at Clark field. Forest men
qualified in seven events. Fri-
day afternoon and Saturday
morning was spent in seeing the
town, climbing the Capitol
Dome and resting.
On Saturday afternoon at
2:30, the final meet was held.
Our team went in with the old
fighting spirit and won first
After the meet the cup and
n, left Dallas for
medals were awarded. li, r. Jacoby, our coach, was so happy over the
success of our team that he set them all up to supper, and afterwards,
to a show. At 11:10 the train left Austin for home, where it arrived
at 7:30 Sunday morning.
The events and points won by Forest are listed below:
Event Winner Points Record
120-yd, low hurdles .......... Wilson, first ............., 5 14 1X5 sec Qworld recordl
gy-yd, low hurdles .......... Wilson, first .............. 5 27 secs.
100-yd. dash ...............,.... Marder, third .............. 2 10.2 secs.
440-yd. dash .....,....,......... li-i.aI'deI', first .............. 5 54 secs.
Broad Jump ....,.. ......... W ilson, first .........-.... 5 20 ft. 7 in.
High Jump ...... ......... H arrell, third ............ 2 5 ft. 8 in.
Mile Relay ........ ......... F Orest team 2nd ........ 3 4 mins. 37 secs.
Page One Hundred Forty-eight
Ben Lois Berwald
W. C. Hixon
H. L. Peoples
CLASS OF JANUARY '18
CLASS OF JUNE '18
William Potts Jr.
CLASS OF JANUARY '19
CLASS OF JUNE '19
Dorothy Mae Davis
CLASS OF JANUARY '20
Abe B. Segall
Ottie Mae Rawlings
Page One Hundred Fortyfnme
A . W if
flat' 'ill V.
CLASS OF JUNE '17 A
j i Arthur Baron Ruth Evans Mildred Harrell
Alma Boswell Kate Fitch James Howard Jr. ' 'ig
4 Olivia Bradley Grace Forbes Paul Jones afggi
Lorena Brower Katherine French Margaret Llewellyn
, Elizabeth Burgess Zambrey Giddens Jr. Claire Lorch if,
Charles Cates Maurice Grubb Catherine Lowman
Cleo Cole Jennie Hacker Virginia Luck ,.
Paul Cowan Augusta Hall Arthur Mandelbaum Liv?
David Crawford David Hailey Rebecca Margules U
Y, A John Daniels Prince Harris Grace Martin
A few of Forest Alumnae members and the schools which they are
SOUTHERN METHODIST UNIVERSITY: John Allison, Harry Crawford, Wil-
'fi liam Springfield, Margaret Collins, Lucy Hill, Gertrude Ballard, Eula Phares, Louise ,-
IQ45 Pierce, Richard Walraven, Jessie Shiels, Lois Boli, James Terrell. 5
lf? A ,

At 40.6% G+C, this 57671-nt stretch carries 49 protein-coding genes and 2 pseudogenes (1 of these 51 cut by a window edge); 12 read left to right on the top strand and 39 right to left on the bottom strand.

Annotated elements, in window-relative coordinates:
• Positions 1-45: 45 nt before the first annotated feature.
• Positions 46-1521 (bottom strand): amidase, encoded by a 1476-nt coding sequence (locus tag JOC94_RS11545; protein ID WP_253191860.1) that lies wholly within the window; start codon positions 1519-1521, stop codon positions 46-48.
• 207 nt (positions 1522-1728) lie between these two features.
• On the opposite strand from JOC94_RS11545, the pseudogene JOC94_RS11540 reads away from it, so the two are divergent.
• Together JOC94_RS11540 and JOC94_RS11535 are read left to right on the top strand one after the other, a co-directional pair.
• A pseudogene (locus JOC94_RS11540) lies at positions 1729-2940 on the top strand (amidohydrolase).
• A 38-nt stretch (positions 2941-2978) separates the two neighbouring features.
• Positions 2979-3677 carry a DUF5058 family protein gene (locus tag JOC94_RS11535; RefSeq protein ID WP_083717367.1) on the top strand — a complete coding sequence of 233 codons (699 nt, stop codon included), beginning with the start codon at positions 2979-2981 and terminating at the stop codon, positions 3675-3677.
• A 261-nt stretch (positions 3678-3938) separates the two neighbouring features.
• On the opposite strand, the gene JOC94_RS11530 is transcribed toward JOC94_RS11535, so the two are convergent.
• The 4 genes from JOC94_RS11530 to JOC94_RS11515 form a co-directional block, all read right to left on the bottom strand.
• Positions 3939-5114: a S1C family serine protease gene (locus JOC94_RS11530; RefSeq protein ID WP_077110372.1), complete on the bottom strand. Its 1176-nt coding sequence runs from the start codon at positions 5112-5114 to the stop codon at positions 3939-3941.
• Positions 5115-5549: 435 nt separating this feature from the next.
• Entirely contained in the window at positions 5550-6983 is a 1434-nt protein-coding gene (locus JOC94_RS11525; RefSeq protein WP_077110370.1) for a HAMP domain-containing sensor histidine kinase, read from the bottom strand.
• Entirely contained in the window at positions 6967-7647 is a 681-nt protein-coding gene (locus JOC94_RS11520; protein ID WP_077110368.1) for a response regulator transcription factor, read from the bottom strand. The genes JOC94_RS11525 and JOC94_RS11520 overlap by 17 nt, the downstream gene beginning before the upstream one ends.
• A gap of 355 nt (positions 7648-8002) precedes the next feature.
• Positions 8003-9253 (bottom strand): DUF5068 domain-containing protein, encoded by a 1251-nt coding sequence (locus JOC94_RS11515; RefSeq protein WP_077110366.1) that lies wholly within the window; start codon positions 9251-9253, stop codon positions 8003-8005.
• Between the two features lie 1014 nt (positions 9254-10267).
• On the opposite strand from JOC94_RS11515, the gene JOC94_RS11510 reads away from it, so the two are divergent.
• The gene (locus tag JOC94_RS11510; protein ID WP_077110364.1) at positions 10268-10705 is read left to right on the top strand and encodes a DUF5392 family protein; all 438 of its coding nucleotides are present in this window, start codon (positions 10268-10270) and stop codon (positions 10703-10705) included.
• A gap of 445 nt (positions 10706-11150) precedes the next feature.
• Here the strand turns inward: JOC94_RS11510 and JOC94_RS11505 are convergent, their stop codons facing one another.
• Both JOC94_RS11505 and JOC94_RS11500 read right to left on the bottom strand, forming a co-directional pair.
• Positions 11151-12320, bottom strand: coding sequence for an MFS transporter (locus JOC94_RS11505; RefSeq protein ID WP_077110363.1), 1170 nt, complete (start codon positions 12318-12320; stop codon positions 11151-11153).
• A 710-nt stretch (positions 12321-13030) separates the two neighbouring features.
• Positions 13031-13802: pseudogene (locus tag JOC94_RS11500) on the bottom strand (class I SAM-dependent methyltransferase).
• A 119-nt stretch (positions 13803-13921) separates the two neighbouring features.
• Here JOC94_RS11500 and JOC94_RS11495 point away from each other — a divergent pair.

Eggs. . Q
Kill TEXAS STATE UNIVERSITY: Sollie Berwald, Thomas Harris, W. C. Hixon, V
Ben Lois Berwald, William Jeffers, William Potts, Jr., Leroy Jeffers, Eyler Simpson. .
UNIVERSITY OF CHICAGO: Olive Koch, Jaunita Kramer. ,
31' C. I. A.: Elizabeth Sears, Edna Mitchell. gms
A. Sz M.: Allen Preston, Lawrence Douthitt. I
ri "fx I
UNIVERSITY OF PENNSYLVANIA: Lester Lorch, Arthur Baron.
. f 2,51
MISCELLANEOUS: Kristine Johnsen, Red Wing, Ethel Lanier, Kidd Key:
Elliott Randall, Rice, Lucy Plunkett, Randolph Macon, Mary Rhindhardt, Smith Col-
lege, Zambrey Giddens, Boston Tech. ilxjf,
. g 1. 1
' 1 Ski
Ceclle McClendon Dorothy Reordan Thelma Stromberg
I1?I2f:nM1JI1.?!i1 H Mary Rhindhardt Rose Sullivan ,315
Willie Mtlgrsy Max Rosenfield Jr. James Terrell
Ruth Nolan Raymond Roundtree Edna Ueckert .
Ruby O'Wright Paul Sarazan Richard Waldraven W f
Ella Parker Helen Schram Benjamin Willis ,f .X
Terah Mae Petty Eyler Simpson Angela Wood
Eulah Phares Helen Skaer Marion Woodward
Allen Preston Howard Steer Ruth Work "-,' -
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Page One Hundred Fifty-one
. . ,....., ,, ,
Page One Hzmdred Fifty-three
QBLII' Herahing Glrlehratiun
UR celebration for General John I Pershing began in an assembly
held 1n our school I+11day morning February the 6th Mr Cau-
meig thornlcarefully instructed us about, the welcome we were to give
the distinguished general. Three cheer leaders then came out on
the stage. Our cheer leader introduced the other two to usg one from
Bryan, and one from Oak Cliff. The whole school joined in great unison
in the yells. This was succeeded by a few musical numbers rendered
by the band on the stage, which was composed of boys from both Bryan
and Oak Cliff. When they played "Dixie" and "America," we sang as loud
as possible. By the end of the assembly, everyone was pretty well in-
formed as to how to act at the Coliseum, where we would have the honor